Harry said: "He'd love to be out here. And, to be honest with you, I don't see why he couldn't.... No one knows who's in the cockpit.

"Yes, you get shot at. But if the guys who are doing the same job as us are being shot at on the ground, I don't think there's anything wrong with us being shot at as well."

Harry admitted he let the royal family down in August 2012 shortly before his deployment, when pictures emerged of him frolicking naked in Las Vegas during a game of strip billiards.

"I probably let myself down, I let my family down, I let other people down," the prince said.

"But at the end of the day I was in a private area and there should be a certain amount of privacy that one should expect.

"It was probably a classic example of me probably being too much army and not enough prince."

.


Related Links
News From Across The Stans






Comment on this article via your Facebook, Yahoo, AOL, Hotmail login.

Share this article via these popular social media networks
del.icio.usdel.icio.us DiggDigg RedditReddit GoogleGoogle




Memory Foam Mattress Review
Newsletters :: SpaceDaily :: SpaceWar :: TerraDaily :: Energy Daily
XML Feeds :: Space News :: Earth News :: War News :: Solar Energy News





THE STANS
Pakistan averts crisis, heads towards historic polls
Islamabad (AFP) Jan 18, 2013
Islamabad has brokered an end to a protest challenging its rule that paves the way to historic elections, but rising violence in the weak nuclear-armed state is still a threat, analysts say. After another week of profound instability, Pakistan's civilian politicians are arguably more resilient than ever, credited with averting fears of a rumoured military-judicial plot to subvert a democrati ... read more


THE STANS
German, Dutch Patriot missiles arrive in Turkey: NATO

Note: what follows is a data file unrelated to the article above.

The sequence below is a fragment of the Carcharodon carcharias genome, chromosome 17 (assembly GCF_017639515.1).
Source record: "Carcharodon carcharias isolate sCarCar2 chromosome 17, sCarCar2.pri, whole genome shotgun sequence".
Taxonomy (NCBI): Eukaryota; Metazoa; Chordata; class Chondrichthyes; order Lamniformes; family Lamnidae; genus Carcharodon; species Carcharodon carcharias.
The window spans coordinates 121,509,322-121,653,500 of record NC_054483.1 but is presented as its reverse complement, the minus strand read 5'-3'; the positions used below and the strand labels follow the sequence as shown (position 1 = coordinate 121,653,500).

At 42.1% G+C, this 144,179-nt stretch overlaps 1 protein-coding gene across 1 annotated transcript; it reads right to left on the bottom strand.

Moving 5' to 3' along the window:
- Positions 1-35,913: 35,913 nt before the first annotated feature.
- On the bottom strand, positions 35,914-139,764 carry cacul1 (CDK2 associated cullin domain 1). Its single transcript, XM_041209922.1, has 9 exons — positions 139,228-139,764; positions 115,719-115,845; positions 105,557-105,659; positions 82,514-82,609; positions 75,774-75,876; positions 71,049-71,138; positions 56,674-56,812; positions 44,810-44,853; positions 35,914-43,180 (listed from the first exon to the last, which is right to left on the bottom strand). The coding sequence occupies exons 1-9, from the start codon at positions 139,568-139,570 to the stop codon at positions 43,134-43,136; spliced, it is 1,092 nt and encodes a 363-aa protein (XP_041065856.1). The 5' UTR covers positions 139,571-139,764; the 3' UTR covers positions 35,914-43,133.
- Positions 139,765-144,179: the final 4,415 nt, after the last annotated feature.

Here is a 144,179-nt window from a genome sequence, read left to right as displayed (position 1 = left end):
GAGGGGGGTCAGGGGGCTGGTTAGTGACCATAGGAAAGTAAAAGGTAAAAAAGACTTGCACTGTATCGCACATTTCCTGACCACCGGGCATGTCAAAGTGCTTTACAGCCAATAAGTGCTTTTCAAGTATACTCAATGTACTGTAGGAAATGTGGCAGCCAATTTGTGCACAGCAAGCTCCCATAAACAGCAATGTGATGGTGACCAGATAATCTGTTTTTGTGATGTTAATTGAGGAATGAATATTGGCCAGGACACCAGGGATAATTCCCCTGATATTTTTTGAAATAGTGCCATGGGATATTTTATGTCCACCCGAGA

Raytheon supports 40 years of Fleet defense through AEGIS system development

Lockheed Martin Receives Contract for Production of PAC-3 Missiles

Turkey Patriot missiles operational by Feb: NATO

THE STANS
Raytheon awarded contract for HARM upgrade

Short-range ballistic missile again fired in Syria: NATO

Iran develops new missile launcher

Thatcher 'warned France to cut off Exocets in Falklands war'

THE STANS
Northrop Grumman, Cassidian Fly First Sensor-Equipped Euro Hawk

TerraLuma Selects Headwall's Micro Hyperspec for UAV Applications

Elbit Systems to Supply Long-Range Observation Systems to the Israeli Ministry of Defense

US Army Awards AeroVironment Small Unmanned Aircraft Systems Contract

THE STANS
NATO member orders Falcon III radios

Lockheed Martin Completes Work on US Navy's Second MUOS Satellite

Russia Set to Launch Three Military Satellites

TS Receives Funding For SNAP Deployable Satellite Systems Equipment

THE STANS
Lockheed Martin Receives USAF Approval For Sniper Pod Full-Rate Production Under ATP-SE Program

Operators use JLENS for IED warfare simulation

Northrop Grumman to Provide Hand Held Precision Targeting Devices to US Army

Elbit Systems to Supply the Israeli Ministry of Defense with Cardom Artillery Systems

THE STANS
Rheinmetall wins 280 mn euros in contracts in Kuwait, Asia

Swedish, Swiss Gripen buys closer

Outside View: Brain-based approach

Russia, Bangladesh seal $1 bln arms deal

THE STANS
US position on Japan island dispute a 'betrayal': China

Clinton stands by Japan on China island row

China media urge Obama to ease distrust

Three Chinese ships in disputed island waters: Japan

THE STANS
New Research Gives Insight into Graphene Grain Boundaries

Chemistry resolves toxic concerns about carbon nanotubes

Engineer making rechargeable batteries with layered nanomaterials

New nanotech fiber: Robust handling, shocking performance




The content herein, unless otherwise known to be public domain, are Copyright 1995-2014 - Space Media Network. AFP, UPI and IANS news wire stories are copyright Agence France-Presse, United Press International and Indo-Asia News Service. ESA Portal Reports are copyright European Space Agency. All NASA sourced material is public domain. Additional copyrights may apply in whole or part to other bona fide parties. Advertising does not imply endorsement,agreement or approval of any opinions, statements or information provided by Space Media Network on any Web page published or hosted by Space Media Network. Privacy Statement